Linda Pastan (b. 1932)

 

 

Dante Rossetti

 

 

Is that the Con? That we started out in Adam’s rib cage. Protecting his heart and lungs. Is that why women need to be watched, monitored, put in their place? Because we started out in a line up?

If we started out as part of a whole, are we not to be trusted to go out on our own to establish ourselves in a singular manner?  We are told that if we get out of line, then the whole system falls apart. Even though, we were not the ones who voluntarily left the group. We were pulled out by our long tresses. No choice. No discussion. Grabbed. Twisted. Yanked. Were we deemed less than? Not good enough to live in the host?

And what of the host? If he had a missing rib, was he not less than? Incomplete? Tender. Vulnerable? Words that scare the host. That is not the way it turned out. The host told himself he was stronger by virtue of losing the weakest link. And with his new found strength, he put himself in charge. Pretending not to need that missing rib. Imbued himself with all the answers, leaving him with no need to ask questions, not even ask for directions. Does the host always feel like something is missing? Maybe he is jealous because the rib can stand on its own, thank you very much. Although The Con would have us think otherwise.We are asked to support the host without question. But the crutch by virtue of its very being is stronger than the host. It holds up the whole world and is resented for its necessity.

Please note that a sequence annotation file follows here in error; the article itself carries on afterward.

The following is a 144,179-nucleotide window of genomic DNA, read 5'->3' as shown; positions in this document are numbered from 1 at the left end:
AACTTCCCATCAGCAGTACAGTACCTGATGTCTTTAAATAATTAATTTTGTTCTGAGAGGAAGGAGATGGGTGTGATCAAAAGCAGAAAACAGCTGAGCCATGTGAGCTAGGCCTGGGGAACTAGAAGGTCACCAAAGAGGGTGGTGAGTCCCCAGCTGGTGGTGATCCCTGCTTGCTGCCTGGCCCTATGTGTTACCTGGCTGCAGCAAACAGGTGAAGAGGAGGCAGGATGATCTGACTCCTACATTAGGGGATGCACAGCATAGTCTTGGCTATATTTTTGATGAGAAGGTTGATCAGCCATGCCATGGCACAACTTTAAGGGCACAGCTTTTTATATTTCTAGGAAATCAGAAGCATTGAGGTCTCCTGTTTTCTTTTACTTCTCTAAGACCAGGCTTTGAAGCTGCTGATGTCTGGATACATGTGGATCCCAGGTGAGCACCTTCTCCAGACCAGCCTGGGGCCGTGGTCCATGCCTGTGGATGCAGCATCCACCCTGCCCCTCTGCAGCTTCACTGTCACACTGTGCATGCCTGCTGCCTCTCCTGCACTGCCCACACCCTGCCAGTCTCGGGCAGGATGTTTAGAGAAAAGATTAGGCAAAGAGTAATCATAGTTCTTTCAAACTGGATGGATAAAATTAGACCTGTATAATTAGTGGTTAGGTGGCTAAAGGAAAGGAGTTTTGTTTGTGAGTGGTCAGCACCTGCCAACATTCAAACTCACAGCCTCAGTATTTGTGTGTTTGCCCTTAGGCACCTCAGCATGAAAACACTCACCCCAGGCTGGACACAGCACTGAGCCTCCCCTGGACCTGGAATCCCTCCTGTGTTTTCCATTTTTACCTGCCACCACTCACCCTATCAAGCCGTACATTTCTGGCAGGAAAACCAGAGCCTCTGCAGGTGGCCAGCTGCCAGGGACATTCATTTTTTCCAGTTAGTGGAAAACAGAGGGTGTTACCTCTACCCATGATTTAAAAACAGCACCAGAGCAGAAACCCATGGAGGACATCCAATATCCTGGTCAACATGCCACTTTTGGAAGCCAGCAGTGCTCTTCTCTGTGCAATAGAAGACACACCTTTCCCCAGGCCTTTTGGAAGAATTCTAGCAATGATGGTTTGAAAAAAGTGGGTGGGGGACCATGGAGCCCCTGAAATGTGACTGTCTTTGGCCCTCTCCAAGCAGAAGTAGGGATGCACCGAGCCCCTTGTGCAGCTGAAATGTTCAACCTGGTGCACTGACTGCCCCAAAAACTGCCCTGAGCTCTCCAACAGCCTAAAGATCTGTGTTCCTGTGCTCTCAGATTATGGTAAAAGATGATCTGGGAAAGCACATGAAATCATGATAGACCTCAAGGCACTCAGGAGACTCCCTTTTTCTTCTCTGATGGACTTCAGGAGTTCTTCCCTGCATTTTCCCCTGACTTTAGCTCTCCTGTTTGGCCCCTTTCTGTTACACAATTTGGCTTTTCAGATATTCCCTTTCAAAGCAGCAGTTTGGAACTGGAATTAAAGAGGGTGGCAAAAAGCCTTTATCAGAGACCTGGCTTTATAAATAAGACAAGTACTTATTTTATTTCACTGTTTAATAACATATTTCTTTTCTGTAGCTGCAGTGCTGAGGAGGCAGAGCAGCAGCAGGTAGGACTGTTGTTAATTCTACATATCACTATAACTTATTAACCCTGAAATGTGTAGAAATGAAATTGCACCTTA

If that rib was, indeed, snatched from Adam, that was when we lost the level playing field. That womanly rib came into being at a cost. The host sacrificed so that women could exist. Or so the story goes. We’ve had to pay for that. Our existence doesn’t come cheap, nor does it come with a birthright. The price we have paid is exorbitant. Sometimes with our lives, for sure with our self-esteem, dignity, and self-image.

Our strengths went into the manmade negative column, in ink, in red.

 

Rebekah Spivey for The Poplar Grove Muse

Colors